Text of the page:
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Bush's Logging Proposal Draws Fire in the West
Published on Thursday, September 19, 2002 in the New York Times
Bush's Logging Proposal Draws Fire in the West
Plan would take public out of forest management, activists say
by Timothy Egan

COEUR D'ALENE, Idaho -- Even on a day when a late-summer rain coats the woods, it is clear that Idaho Panhandle National Forest is sick.

Beetles have sucked life from thousands of acres. Floods have torn out mountainsides and stirred up old mining pollution. A century of fire suppression and logging have radically altered the forest fabric.

To save this forest, one of the nation's biggest at 2.5 million acres, federal officials have concluded that they have to burn or log sections of it, tear out some roads and then hope that nature takes over the healing.

The Bush administration and Western Republicans like that idea, especially the logging part. But the administration is pushing to go further: to suspend environmental laws and citizen appeals so logging in dangerously fire-prone forests like this one can be done without disruption. The White House has asked Congress to exempt about 10 million acres of federal forestland from environmental reviews to speed treatment of overgrown forests.

But as the Bush plan moves through the Senate this week in the form of a rider promoted by Sen. Larry Craig, R-Idaho, the resistance among environmentalists and some Western politicians has grown fierce. A tentative peace that fell over public forests this summer, during one of the biggest most disastrous wildfire years in history, has been replaced by a political battle that threatens forest management.

Environmentalists say President Bush is using fire treatment as a way to let the timber industry log without laws.

Gov. John Kitzhaber, D-Ore., accuses the administration of betraying an agreement among Western governors to treat fire-prone forests without suspending the law or taking away judicial appeals. Bush signed on to the governors' 10-year plan last May, but then took it a step further in an initiative unveiled three weeks ago.

Opposition to the Bush plan promises to be particularly intense here in the Idaho Panhandle, which has at least one legendary trout stream and a tradition rich in silver mining and logging. Several retail-level environmental groups have persistently thwarted plans here to treat forests by cutting down trees.

All 16 proposals to log or thin the Panhandle's woods in the last two years were stalled by appeals from these groups, forest officials said. Still, the plans are moving ahead, usually in a modified form to answer the concerns of critics.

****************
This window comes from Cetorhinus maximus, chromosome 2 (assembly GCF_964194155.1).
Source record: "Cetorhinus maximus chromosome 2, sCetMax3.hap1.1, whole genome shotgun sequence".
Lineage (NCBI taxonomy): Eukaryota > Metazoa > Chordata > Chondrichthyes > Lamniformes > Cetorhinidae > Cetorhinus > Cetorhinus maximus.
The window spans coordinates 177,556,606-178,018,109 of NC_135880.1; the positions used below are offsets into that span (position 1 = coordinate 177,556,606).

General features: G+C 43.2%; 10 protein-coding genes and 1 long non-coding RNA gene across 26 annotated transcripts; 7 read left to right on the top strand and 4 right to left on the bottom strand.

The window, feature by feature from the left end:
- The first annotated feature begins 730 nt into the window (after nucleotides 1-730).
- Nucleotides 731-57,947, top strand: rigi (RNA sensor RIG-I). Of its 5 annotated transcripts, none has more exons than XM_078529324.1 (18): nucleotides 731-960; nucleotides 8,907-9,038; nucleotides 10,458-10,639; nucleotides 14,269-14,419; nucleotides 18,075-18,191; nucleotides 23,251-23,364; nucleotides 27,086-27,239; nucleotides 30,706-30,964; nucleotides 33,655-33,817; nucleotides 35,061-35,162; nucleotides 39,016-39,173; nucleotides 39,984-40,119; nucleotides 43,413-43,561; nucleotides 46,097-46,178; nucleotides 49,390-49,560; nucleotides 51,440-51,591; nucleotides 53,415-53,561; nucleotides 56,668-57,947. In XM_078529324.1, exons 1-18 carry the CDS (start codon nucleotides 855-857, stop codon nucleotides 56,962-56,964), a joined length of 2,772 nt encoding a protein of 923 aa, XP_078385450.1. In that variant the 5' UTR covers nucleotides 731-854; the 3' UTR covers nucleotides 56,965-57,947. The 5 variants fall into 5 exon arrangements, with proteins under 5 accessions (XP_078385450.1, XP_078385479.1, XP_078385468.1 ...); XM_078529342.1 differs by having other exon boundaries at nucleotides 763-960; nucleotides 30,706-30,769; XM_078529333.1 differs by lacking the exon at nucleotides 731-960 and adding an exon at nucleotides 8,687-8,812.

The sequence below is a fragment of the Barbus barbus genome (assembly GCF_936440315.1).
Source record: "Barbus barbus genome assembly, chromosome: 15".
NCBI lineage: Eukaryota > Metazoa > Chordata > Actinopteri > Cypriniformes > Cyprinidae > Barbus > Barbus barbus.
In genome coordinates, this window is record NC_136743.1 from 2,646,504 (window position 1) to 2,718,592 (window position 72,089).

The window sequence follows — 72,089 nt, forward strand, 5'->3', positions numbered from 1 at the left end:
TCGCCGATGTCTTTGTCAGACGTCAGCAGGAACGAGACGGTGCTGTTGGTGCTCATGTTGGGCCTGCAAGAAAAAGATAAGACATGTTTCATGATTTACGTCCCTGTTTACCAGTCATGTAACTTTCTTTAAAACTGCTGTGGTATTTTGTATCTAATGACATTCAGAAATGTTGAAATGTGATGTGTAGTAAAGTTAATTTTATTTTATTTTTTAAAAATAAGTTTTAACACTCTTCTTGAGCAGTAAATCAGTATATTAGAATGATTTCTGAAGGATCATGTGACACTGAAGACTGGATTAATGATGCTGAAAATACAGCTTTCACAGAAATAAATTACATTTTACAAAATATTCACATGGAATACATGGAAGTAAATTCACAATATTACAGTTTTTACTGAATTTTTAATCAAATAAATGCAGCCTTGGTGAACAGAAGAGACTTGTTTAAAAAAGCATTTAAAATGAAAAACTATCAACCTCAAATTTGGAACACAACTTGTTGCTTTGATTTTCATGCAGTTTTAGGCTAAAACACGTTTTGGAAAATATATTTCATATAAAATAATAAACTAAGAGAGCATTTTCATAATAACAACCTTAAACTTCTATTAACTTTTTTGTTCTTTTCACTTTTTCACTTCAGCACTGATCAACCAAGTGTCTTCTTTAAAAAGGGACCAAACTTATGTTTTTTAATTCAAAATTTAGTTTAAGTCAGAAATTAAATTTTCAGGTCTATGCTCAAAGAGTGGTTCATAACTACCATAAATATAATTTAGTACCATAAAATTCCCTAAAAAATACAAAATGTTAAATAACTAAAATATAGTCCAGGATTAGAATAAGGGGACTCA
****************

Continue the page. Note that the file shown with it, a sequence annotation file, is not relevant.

One logging plan would cut 1,400 acres in an area that holds water for thousands of people in Idaho and Eastern Washington. It has been appealed by the Lands Council, based in Spokane. The group also appealed another plan, which called for quick removal of beetle-infested trees.

"There are a lot of dead and dying trees out there that need treatment," said Dave O'Brien, spokesman for the managers of the Panhandle National Forest. "But the law gets very difficult to comply with. We end up spending so much time just trying to make these forest decisions bulletproof."

The biggest hindrance to healthy forests, Bush officials say, are laws that force managers of public land to spend too much time responding to objections from citizens.

But what the Bush administration characterizes as "gridlock" and "analysis paralysis" is seen by others as the messy but necessary products of making land decisions in a democracy. The president's plan, they say, would take the public out of public forest management.

"This plan is about as extreme, wrongheaded and overreaching as it could possibly be," said Michael Francis of the Wilderness Society.

The wilderness group is not opposed to thinning forests for fire prevention near urban areas, but does object to large-scale logging in the name of forest health.

Even if the Senate approves part of the Bush plan this week, and environmental laws are suspended for the one year called for in the Senate amendment, the Forest Service has an enormous task in trying to reduce fire risk in the West. About 70 million acres of Forest Service land are dry, overgrown and ready to burn after a century of fire suppression. The Forest Service no longer talks of preventing fires in these areas, but letting fire do the work it once did in the natural world.

"It is absolutely critical that we get fire back into those woods," said Dale Bosworth, the chief of the Forest Service, in an interview.

Copyright 2002 The New York Times Company


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